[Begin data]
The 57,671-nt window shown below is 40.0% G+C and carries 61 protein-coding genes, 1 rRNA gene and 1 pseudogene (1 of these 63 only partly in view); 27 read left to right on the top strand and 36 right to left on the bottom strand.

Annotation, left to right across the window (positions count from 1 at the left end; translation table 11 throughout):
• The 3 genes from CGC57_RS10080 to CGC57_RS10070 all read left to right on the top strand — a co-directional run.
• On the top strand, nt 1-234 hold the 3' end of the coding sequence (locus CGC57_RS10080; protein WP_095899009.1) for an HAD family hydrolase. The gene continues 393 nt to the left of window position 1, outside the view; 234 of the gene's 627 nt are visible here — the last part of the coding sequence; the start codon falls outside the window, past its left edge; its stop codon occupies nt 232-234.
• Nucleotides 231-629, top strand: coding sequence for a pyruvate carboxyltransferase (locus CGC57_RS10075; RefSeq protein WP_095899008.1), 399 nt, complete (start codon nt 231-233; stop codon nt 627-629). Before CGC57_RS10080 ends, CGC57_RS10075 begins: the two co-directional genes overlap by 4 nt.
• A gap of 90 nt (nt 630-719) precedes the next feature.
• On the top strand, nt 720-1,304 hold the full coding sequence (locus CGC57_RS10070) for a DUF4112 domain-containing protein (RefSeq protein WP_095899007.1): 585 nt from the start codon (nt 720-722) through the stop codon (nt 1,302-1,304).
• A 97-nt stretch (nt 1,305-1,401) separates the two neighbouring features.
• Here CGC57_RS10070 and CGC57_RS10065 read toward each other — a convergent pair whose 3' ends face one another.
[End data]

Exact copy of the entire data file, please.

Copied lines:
The 57,671-nt window shown below is 40.0% G+C and carries 61 protein-coding genes, 1 rRNA gene and 1 pseudogene (1 of these 63 only partly in view); 27 read left to right on the top strand and 36 right to left on the bottom strand.

Annotation, left to right across the window (positions count from 1 at the left end; translation table 11 throughout):
• The 3 genes from CGC57_RS10080 to CGC57_RS10070 all read left to right on the top strand — a co-directional run.
• On the top strand, nt 1-234 hold the 3' end of the coding sequence (locus CGC57_RS10080; protein WP_095899009.1) for an HAD family hydrolase. The gene continues 393 nt to the left of window position 1, outside the view; 234 of the gene's 627 nt are visible here — the last part of the coding sequence; the start codon falls outside the window, past its left edge; its stop codon occupies nt 232-234.
• Nucleotides 231-629, top strand: coding sequence for a pyruvate carboxyltransferase (locus CGC57_RS10075; RefSeq protein WP_095899008.1), 399 nt, complete (start codon nt 231-233; stop codon nt 627-629). Before CGC57_RS10080 ends, CGC57_RS10075 begins: the two co-directional genes overlap by 4 nt.
• A gap of 90 nt (nt 630-719) precedes the next feature.
• On the top strand, nt 720-1,304 hold the full coding sequence (locus CGC57_RS10070) for a DUF4112 domain-containing protein (RefSeq protein WP_095899007.1): 585 nt from the start codon (nt 720-722) through the stop codon (nt 1,302-1,304).
• A 97-nt stretch (nt 1,305-1,401) separates the two neighbouring features.
• Here CGC57_RS10070 and CGC57_RS10065 read toward each other — a convergent pair whose 3' ends face one another.